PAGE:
Monday, May 29, 2006

Down Time

I spent Friday afternoon sprawled on a parquet floor with some probationers as they drew out plans for a bout of community service to come. Armed with large sheets of thin paper and markers that smelt sharply of alcohol, they embroidered budgets, timelines and duty rosters. I leaned on my elbow and helped them along when they got lost at the price of rice or a tin of cheap oats. Now and then, I would raise suggestions for where they could shop for cheap food, only to be shouted down by the voices that knew better because they spent so much of their time hanging out there anyway (“Not Giant Ma’am! Sheng Siong lah!”). I forget sometimes, what it is like to be that age, forget just how much can be learnt from just listening sometimes.

It was a strange amalgam of compliance and anarchy, most of them were obliging enough to do the work and patient enough to take orders. Yet they ran around the room chasing each other with felt tip pens and sometimes refused to sit down when asked, pushed each other playfully against walls and hid illegal tails of hair by buttoning their collars over them. It was somewhat surreal having to oversee their activity and I went from being apprehensive to wising-up in one hour flat.

At the end of the day, I was noticing how they sized me up and tried to climb all over me because I was new while they treated the probation officers with a kind of grudging admiration and deference. My favourite moment of the afternoon was when they asked me innocently, “Ma’am, ma’am, are you a Probation Officer?”

“Not yet,” I replied, trying to be cryptic until I figured out their real intent.

“You want to be Probation Officer ah Ma’am?”

“Maybe,” I grinned.

“Don’t lah Ma’am,” one of the more unruly boys told me with an air of confidentiality. He looked over his shoulder, then mimed putting a gun to his head. “Probation Officer like want to kill yourself like that.”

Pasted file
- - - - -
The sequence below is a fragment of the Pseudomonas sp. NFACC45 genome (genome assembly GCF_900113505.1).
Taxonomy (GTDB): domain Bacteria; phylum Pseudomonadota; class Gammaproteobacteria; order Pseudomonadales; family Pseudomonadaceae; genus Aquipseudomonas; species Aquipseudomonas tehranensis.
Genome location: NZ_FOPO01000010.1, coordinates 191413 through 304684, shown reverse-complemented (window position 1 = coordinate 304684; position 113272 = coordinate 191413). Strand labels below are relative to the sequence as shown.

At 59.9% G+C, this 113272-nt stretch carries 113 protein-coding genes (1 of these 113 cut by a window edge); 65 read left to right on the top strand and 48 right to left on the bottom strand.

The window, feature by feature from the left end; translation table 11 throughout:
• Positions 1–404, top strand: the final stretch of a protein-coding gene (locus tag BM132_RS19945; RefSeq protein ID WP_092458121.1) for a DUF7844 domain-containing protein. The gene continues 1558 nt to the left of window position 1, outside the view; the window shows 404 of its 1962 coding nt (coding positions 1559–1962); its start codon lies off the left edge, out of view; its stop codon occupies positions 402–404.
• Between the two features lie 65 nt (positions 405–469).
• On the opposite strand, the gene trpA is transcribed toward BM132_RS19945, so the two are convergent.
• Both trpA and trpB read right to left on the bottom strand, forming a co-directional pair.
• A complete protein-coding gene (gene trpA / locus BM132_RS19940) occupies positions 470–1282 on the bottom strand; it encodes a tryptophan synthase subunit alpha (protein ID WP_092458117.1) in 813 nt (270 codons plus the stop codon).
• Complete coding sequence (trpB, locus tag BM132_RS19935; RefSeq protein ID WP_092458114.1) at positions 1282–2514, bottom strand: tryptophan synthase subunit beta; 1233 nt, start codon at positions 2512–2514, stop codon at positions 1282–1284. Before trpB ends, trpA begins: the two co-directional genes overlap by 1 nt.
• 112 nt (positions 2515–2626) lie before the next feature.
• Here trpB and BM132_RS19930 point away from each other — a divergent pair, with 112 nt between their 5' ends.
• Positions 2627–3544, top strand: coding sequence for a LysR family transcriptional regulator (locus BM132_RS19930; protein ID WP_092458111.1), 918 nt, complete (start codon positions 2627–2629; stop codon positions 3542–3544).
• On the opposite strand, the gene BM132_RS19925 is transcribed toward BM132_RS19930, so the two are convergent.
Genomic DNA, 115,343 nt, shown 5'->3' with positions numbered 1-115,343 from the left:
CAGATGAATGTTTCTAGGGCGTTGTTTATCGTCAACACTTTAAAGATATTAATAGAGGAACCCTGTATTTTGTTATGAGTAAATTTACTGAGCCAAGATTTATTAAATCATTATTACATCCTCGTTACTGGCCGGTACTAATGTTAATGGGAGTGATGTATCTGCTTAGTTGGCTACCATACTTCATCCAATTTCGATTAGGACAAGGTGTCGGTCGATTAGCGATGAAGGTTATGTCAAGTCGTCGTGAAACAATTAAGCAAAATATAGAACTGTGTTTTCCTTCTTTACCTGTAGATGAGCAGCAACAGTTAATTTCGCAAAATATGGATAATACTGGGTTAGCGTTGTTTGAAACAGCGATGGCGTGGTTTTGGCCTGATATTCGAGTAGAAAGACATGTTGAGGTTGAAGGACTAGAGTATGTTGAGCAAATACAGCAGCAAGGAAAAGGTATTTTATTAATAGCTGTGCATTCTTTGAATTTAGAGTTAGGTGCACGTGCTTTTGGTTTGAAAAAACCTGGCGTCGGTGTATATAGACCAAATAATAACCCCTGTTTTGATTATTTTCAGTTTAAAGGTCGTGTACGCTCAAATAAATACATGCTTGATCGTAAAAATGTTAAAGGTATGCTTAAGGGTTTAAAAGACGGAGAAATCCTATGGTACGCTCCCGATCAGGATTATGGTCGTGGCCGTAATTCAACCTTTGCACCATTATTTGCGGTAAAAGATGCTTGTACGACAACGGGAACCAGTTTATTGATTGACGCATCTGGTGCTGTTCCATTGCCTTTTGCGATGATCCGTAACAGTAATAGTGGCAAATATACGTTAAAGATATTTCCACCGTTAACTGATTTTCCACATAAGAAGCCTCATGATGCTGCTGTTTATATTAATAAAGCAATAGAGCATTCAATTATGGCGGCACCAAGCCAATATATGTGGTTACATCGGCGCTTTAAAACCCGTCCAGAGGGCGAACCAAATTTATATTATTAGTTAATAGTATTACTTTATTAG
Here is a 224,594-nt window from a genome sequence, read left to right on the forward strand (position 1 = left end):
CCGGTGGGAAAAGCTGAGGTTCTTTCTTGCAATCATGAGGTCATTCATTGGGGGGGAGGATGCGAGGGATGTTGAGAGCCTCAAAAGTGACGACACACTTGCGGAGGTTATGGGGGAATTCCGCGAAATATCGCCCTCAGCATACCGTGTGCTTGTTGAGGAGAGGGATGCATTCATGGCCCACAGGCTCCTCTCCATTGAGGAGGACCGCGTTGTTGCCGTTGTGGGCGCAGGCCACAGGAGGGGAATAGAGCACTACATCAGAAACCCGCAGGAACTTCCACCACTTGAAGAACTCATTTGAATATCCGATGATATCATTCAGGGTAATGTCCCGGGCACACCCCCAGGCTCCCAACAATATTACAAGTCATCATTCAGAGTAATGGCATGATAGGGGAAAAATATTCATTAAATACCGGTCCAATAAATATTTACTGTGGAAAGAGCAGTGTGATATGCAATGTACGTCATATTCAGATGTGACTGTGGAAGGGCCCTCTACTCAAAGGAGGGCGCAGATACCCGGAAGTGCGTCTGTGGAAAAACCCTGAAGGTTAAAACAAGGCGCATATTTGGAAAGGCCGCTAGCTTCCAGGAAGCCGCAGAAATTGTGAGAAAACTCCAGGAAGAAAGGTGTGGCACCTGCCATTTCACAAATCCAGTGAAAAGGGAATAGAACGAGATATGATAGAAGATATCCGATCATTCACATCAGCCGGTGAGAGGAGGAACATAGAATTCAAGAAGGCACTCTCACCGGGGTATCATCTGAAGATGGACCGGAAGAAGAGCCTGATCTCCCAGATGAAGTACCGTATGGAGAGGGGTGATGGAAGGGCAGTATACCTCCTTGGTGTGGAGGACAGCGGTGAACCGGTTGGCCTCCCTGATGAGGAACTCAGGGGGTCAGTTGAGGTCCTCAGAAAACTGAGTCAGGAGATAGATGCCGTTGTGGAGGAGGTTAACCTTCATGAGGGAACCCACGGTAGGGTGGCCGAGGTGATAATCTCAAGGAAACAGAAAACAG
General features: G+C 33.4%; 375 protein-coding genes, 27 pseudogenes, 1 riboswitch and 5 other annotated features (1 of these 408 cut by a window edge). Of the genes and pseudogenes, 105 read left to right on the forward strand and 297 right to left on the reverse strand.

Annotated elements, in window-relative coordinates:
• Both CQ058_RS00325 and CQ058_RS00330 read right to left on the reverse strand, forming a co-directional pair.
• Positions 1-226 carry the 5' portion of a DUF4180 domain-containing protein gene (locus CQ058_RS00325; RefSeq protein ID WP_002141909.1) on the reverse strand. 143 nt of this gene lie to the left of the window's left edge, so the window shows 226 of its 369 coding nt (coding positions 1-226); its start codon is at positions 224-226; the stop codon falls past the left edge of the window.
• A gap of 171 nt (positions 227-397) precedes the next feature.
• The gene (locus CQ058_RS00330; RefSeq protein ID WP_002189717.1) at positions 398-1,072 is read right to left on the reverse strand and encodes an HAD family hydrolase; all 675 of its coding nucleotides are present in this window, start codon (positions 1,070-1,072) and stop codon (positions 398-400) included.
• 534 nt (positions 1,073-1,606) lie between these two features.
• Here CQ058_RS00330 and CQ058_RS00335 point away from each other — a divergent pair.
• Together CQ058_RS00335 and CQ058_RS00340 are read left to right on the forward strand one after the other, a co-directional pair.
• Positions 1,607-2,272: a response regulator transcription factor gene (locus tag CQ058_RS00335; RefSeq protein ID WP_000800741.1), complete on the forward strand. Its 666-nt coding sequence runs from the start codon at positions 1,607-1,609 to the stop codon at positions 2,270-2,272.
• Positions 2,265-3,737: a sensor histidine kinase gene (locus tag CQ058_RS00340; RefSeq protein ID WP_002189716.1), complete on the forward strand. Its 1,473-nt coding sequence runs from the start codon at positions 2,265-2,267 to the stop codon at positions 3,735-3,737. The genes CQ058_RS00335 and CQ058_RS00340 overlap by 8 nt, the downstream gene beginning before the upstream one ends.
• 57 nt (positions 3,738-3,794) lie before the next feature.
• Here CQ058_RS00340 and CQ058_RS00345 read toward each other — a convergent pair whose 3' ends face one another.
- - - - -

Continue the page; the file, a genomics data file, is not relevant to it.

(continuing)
“Then why you give them so much heartache?” I retorted, knowing full well it wouldn’t make a difference to his nonchalance anyway, and half-admiring him for it.

On Saturday I sat in a meeting for Volunteer Probation Officers, blinking sleep out of my eyes, forcing myself to concentrate absolutely on what the instructors were saying, despite the doodles that traipsed through my head and onto the paper.

On Sunday, I literally crawled from the sheets to be present at another event that involved both parents and probationers. At a Buddhist organisation, I stood with a large sign hanging around my neck while very old buddhist people and monks glared at me when I asked if they were involved in the probation (well maybe the monks didn’t glare, it could well be against their Code of Monkery or something, but one of them had a really nifty camera phone, so there). Women kept coming up to me and asking where the toilet was, while two couples actually put their hands together and bowed to me in Buddhist greeting, which I frankly didn’t know how to respond to except to say, “Uh… thanks.”

Later, we helped oversee the probationers while they noisily tagged each other with glue and coloured sprinkles and then spoke to their parents about their progress and listened to their questions about problems that they faced. It was difficult to sympathise with them when I could still remember wanting to rebel all the time and hating having to be home all the time and I actually fought to hide my giggles when one father lamented his son’s inexplicable affinity for convent school girls.

Today, I stepped into a Singaporean prison for the first time and gaped openly at the metal gates that rattled and swung by while police officers sent us through metal detectors and examined our cards. If you’re ever thinking of committing a crime, don’t. The prison smelt strongly of air that hadn’t flowed smoothly for a long time and the dirty white gates that rose like jaws from the ground and ceiling crossed crazily around the corridors and rooms, heightening trapped, claustrophobic feelings.

We sat in a tiny room that reeked of old metal and air-conditioning and talked to two boys who sat patiently, handcuffed to the wall. I tried to remind myself to push my emotions behind a glass wall and be calm and pragmatic about what I was doing, but it was difficult. It’s getting easier, but I still want to believe that everybody is good, is telling the truth, is as repentant as they claim to be. I’m still emotionally invested. And that takes energy.

It’s the most exhausting thing I’ve ever done. Seven day weeks are not uncommon here, after all, probationers never stop comitting crimes, people never stop needing someone to talk to. Real life doesn’t operate on a time-off basis.